Years ago I passed a farm stand and this sign “50 pounds of potatoes $3.00″ caught my eye. Not able to resist a bargain, I stopped. The stand was closing so the farmer threw in two extra bags and I came home with 150 pounds of potatoes. I had my kids going up and down the street giving potatoes out to everyone until they said, “No more. We have enough.” I made potato pancakes, puddings, soups, and didn’t make a dent in the mounds of potatoes on my counter tops. Word spread, people started sending me recipes, and my interest in the potato grew. My latest book, Potatoes With Appeal; 105 Mouth-Watering Recipes, is the result. in addition to the recipes it includes a brief history of the potato, its proper care and maintenance, and cooking hints.
This is the website where you can find my latest essay, “Searching for a Heritage”. I hope you enjoy it. It is in the May 26, 2017 edition of MothersAlwaysWrite.
Exciting news. One of my essays, “Searching for a Heritage” will be featured on Friday, May 26, 2017 in MAW (Mothers Always Write). www.mothersalwayswrite.com
I was interviewed by News 12 Brooklyn on May 14, 2017 for my latest book, Grandpa and Me and the Park in the City and wanted to share the video with you. You can find it at this link on Faceboook: https://www.facebook.com/carren.wagnerstrock/videos/vb.1136507318/10211628002432403/?type=2&theater
When I wrote my rhyming picture book, “Grandpa and Me and the Park in the City,” I based it on Kolbert Park, the park down the street from where I live. There was a ground breaking ceremony this afternoon because the park is going to be completely renovated. I attended, and gave a copy of my book to the media relations person. But I was stunned when City of New York’s Parks & Recreation Commissioner, Mitchell Silver, began to speak: he held up my book and said, this park is so special that it had a wonderful book written about it. He acknowledged me and thanked me for writing it.
“Grandpa and Me and the Park in the City,” written and illustrated by Carren Strock, celebrates the bond between a child and his grandfather and the rewards that effort and persistence can bring. Braden is a seven-year-old who spends time with his grandfather during the summer months. Although he lives in the country, Braden discovers that city-life has its attractions. He especially enjoys the park, with its swings, slides, and monkey bars. However, the day comes when Braden outgrows childish things, and he is disconsolate. Fortunately, Grandpa has some pleasant activities in mind that anyone can enjoy, such as Tai-Chi.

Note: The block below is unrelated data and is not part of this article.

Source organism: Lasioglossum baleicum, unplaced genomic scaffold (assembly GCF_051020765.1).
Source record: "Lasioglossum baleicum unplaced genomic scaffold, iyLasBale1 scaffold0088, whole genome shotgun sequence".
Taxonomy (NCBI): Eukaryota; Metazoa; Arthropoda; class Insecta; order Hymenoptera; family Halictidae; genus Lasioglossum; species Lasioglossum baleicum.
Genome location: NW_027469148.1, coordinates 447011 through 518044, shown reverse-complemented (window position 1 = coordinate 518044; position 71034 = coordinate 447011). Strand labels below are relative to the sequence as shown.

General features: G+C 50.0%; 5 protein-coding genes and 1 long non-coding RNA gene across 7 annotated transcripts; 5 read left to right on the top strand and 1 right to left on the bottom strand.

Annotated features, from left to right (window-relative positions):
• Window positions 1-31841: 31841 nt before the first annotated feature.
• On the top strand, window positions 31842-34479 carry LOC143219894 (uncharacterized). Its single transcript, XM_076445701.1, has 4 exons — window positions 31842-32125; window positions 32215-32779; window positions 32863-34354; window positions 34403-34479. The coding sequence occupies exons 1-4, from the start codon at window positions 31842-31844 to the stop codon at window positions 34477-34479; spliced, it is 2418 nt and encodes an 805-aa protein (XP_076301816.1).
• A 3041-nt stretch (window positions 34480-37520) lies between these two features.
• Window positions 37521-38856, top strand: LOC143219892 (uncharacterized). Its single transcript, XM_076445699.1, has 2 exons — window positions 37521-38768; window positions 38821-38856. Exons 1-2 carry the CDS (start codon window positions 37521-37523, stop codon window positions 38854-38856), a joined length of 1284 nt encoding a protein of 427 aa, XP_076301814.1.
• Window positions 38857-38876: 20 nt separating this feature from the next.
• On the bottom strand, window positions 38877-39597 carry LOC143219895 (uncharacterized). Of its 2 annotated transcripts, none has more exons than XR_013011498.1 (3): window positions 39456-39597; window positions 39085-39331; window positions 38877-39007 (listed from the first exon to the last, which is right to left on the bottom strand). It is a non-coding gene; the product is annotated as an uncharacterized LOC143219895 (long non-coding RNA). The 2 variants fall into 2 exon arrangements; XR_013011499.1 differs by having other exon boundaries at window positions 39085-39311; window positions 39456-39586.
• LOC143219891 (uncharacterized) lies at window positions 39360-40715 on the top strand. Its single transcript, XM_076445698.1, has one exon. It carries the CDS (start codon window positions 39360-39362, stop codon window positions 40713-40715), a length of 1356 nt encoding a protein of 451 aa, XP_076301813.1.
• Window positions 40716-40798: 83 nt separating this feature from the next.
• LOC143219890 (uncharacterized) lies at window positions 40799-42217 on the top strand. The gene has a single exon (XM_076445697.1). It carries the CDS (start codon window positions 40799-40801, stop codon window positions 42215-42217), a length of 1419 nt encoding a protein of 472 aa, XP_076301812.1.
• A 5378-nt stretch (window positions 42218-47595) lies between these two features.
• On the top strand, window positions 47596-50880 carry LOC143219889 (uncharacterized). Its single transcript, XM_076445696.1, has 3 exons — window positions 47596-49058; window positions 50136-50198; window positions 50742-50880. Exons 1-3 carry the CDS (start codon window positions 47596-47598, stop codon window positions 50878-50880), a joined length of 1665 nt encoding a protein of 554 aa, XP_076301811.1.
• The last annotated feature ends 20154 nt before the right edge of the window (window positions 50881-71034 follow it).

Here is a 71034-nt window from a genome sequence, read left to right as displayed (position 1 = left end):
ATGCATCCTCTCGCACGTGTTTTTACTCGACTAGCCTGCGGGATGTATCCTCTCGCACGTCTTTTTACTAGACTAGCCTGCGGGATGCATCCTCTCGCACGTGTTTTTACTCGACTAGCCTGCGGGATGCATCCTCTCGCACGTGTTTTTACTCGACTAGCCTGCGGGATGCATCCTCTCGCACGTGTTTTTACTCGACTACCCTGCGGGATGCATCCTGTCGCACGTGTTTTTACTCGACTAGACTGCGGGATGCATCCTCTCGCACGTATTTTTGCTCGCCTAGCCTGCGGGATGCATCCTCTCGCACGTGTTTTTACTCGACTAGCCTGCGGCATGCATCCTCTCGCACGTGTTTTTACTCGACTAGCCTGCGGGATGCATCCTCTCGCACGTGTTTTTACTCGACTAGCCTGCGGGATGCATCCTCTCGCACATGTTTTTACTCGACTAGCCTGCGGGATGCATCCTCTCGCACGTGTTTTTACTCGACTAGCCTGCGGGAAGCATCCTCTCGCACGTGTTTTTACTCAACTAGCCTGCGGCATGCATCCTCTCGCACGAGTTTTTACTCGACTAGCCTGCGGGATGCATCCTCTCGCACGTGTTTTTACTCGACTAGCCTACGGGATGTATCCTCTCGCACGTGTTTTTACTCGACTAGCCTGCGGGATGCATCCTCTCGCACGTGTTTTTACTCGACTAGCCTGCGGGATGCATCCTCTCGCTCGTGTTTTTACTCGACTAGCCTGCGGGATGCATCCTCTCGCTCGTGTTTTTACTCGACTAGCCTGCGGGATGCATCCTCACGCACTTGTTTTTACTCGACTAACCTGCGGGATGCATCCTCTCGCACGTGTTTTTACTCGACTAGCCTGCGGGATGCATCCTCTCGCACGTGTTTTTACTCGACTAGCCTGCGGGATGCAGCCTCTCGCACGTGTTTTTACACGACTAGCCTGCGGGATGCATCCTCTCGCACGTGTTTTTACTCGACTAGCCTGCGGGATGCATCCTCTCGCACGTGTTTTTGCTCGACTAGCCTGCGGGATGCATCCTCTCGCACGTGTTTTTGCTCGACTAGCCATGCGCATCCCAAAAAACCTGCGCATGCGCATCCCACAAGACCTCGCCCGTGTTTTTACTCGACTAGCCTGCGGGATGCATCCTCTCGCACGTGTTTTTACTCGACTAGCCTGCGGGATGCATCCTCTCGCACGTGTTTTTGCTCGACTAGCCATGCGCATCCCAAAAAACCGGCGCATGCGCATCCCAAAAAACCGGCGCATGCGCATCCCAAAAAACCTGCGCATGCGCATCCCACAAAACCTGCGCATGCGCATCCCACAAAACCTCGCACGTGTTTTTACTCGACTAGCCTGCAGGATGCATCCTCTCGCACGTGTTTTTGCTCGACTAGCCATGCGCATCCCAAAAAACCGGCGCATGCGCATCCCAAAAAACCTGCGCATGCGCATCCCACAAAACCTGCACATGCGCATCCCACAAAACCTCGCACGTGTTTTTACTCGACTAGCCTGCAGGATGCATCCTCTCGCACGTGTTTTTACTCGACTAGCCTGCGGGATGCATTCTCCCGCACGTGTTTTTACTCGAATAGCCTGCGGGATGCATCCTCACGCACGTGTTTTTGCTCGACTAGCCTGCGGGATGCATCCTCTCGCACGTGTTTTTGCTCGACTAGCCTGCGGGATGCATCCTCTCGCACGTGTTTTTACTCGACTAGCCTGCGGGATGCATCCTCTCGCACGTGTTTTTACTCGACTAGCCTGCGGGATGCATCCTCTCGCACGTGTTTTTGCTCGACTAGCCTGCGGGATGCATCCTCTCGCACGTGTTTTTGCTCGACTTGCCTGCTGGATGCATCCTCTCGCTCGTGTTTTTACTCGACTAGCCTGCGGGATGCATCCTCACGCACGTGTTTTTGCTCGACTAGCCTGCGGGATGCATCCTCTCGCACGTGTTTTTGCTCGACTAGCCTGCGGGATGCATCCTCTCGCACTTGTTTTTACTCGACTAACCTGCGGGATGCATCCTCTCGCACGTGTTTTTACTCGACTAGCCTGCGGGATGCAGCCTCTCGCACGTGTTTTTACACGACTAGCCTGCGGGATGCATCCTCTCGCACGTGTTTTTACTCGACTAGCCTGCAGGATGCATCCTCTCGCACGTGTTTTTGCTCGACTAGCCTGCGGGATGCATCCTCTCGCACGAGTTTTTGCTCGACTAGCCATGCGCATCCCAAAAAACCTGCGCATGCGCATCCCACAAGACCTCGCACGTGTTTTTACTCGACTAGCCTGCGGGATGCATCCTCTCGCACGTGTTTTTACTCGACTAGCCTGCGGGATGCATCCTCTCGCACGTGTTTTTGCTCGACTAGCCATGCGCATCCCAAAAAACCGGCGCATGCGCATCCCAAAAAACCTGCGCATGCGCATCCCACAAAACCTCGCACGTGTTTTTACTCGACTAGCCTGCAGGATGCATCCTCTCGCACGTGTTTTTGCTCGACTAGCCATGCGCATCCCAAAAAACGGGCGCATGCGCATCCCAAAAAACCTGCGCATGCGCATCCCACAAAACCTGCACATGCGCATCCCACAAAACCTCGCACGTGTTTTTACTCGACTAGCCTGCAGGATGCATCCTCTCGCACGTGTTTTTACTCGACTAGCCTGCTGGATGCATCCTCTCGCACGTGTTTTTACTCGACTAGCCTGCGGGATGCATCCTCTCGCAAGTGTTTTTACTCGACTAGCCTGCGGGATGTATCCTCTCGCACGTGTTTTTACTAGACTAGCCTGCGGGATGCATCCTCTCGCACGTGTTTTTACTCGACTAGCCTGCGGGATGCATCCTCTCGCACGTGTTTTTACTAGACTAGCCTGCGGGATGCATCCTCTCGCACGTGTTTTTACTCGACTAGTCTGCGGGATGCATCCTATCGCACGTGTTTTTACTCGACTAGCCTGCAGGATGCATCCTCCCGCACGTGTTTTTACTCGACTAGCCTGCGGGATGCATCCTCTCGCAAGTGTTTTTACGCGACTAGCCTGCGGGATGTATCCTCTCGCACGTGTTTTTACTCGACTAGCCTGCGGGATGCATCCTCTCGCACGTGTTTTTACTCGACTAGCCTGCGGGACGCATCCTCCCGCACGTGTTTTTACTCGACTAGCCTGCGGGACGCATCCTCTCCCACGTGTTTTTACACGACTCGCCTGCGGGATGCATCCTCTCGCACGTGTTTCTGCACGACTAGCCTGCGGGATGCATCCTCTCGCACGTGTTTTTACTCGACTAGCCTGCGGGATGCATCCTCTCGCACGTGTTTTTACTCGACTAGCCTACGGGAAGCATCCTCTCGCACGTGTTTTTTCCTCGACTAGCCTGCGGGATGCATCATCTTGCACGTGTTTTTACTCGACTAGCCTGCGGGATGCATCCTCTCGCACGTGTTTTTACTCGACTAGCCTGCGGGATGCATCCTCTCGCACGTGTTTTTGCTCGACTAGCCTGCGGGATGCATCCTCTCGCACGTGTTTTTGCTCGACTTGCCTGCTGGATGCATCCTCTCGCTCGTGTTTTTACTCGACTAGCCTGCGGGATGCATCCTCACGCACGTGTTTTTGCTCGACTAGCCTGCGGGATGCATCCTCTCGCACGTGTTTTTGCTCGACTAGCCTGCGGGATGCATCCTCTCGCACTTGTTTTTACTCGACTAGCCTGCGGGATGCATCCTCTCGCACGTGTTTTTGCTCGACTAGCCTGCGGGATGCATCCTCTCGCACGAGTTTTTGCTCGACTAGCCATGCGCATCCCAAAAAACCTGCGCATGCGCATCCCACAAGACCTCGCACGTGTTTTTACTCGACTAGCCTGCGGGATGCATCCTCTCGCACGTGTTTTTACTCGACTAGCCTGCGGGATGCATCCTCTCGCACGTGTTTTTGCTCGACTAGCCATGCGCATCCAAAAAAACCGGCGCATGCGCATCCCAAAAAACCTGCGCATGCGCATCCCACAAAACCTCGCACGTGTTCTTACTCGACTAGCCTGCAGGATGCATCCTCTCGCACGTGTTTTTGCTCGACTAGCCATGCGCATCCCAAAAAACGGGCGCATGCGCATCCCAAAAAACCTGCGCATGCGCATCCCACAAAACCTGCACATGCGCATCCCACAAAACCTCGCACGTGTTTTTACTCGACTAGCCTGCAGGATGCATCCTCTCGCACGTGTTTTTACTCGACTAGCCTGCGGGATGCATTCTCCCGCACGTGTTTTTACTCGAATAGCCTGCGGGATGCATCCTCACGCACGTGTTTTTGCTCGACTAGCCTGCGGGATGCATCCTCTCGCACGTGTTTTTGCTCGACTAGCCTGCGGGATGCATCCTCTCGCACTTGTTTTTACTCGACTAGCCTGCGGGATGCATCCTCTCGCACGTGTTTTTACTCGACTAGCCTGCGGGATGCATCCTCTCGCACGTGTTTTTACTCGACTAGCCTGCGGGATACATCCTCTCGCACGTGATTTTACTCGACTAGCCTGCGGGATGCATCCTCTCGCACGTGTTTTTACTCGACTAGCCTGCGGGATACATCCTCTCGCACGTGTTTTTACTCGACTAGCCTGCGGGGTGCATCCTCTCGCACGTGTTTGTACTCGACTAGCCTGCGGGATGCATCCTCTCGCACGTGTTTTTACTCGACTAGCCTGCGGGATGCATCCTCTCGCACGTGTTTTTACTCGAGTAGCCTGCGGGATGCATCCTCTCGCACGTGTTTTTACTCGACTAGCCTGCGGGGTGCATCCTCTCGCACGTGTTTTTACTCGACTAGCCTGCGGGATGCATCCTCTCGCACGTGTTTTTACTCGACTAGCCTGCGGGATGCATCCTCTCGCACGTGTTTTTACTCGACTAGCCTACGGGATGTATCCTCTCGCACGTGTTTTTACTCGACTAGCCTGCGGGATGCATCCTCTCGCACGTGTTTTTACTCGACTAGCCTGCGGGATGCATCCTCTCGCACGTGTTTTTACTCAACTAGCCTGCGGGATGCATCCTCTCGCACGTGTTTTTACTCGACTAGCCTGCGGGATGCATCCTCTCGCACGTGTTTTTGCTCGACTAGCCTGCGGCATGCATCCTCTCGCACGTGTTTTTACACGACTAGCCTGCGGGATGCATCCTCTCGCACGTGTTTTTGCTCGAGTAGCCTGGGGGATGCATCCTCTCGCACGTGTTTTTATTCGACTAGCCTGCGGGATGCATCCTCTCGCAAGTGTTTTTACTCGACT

The author celebrates diversity, showing people of different ages, ethnicities, shapes, and sizes enjoying city life together. In addition, she uses rhyme effectively, making this a good choice for a read-aloud. The illustrations are awash with eye-catching pastel colors. However, Strock’s drawings of facial expressions and the human body in motion are not as strong as those depicting apartment houses, stores, and the park.
“Grandpa and Me and the Park in the City” leaves us with a warm feeling. The connection between a growing boy and his devoted grandparent can be precious and lasting, and it is heartening to watch Braden mature and learn practical skills and values from his wise and loving grandfather.
Grandpa and Me and the Park in the City, my first rhyming picture book for children just came out. It had me, once again, stepping out of my comfort zone as I wrote and illustrated it. This project began fifteen years ago. I woke very early one morning and went for a walk. As I passed the park, I saw a large group of people doing Tai Chi. They invited me to join them and I was reminded of the fun I used to have in the park with my dad when I was little. I used my cousin and his small grandson as models for my book. Then my project was replaced by several other books I was working on and only recently went back to it. Mathew is now in college. I tell this story to remind myself that when the right time comes, I do get my work done.